Week 8:
Oct 10, Oct 12 
Read Ch 3. Diagonalization arguments.

Week 9:
Oct 17, Oct 19 
Read Ch 4. Space complexity.

Week 10:
Oct 24, Oct 26 
Read Ch 5. The Polynomial Hierarchy.

Week 11:
Oct 31, Nov 2 
Finish Ch 5.

Week 12:
Nov 7, Nov 9 (Oberwolfach) 

Week 13:
Nov 14, Nov 16 
Read Ch 6. Boolean circuits.

Week 14:
Nov 21, Nov 23 
Read Ch 7. Randomized Computation.

Week 15:
Nov 28, Nov 30 
Read Ch 8. Interactive Proofs

Week 16:
Dec 5, Dec 7 
Read Ch 14. Circuit lower bounds


The final will be Wednesday 2:45pm, December 14 
HWs and Quizzes 
40%

Midterm 1 
15%

Midterm 2 
15%

Final 
30%

Total  100% 
Grades will be calculated in the following manner: The person or persons with the
highest aggregate score
will receive an A+. Since this is a graduate class, the curve will be slightly
higher than for an undergrad course taught by me. A score of 55 will be
the cutoff for a B. The region between
this high and low score will be
divided into five equalsized regions. From the top region to the low region,
a score falling within a region
receives the grade: A, A, B+, B, B. If the boundary between an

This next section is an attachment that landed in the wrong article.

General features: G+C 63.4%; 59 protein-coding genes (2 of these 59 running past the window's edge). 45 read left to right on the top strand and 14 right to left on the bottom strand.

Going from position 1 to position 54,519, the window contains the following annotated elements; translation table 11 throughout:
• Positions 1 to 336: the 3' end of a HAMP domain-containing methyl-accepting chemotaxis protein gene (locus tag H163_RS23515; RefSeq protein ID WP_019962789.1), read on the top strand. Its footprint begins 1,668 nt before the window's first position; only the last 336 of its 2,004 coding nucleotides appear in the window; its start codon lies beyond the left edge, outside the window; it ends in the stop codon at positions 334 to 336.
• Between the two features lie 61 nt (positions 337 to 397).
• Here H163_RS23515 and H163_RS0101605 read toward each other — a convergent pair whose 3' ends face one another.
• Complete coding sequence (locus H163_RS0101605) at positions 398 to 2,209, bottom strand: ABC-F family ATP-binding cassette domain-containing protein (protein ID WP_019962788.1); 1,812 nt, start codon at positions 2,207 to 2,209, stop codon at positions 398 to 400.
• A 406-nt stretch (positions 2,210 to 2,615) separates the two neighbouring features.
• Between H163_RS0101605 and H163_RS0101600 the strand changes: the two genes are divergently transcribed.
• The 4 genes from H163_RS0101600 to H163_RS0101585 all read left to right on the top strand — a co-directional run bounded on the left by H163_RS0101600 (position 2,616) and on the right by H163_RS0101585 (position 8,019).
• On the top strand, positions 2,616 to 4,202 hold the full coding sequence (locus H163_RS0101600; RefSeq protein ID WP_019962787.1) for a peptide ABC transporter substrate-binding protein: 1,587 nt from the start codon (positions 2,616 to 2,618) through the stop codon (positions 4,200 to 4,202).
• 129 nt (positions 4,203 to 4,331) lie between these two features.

A and an A is 85, then the score
85 counts as an A. Scores below 55 but above 50 receive the grade D.
Those below 50 receive the
grade F.
If you do better than
an A in this class and want me to write you a letter of recommendation, I will generally
be willing provided
you ask me within two years of taking my course.
Be advised that I write better letters if I know you to some degree.
This semester we will have four homeworks and weekly quizzes. Every Monday this semester, except the first day of class, the Midterm Review Day, and holidays; there will be a quiz on the previous week's material. The answer to the quiz will either be multiple choice, truefalse, or a simple numeric answer that does not require a calculator. Each quiz is worth a maximum of 1pt. Out of the total of thirteen quizzes this semester, I will keep your ten best scores.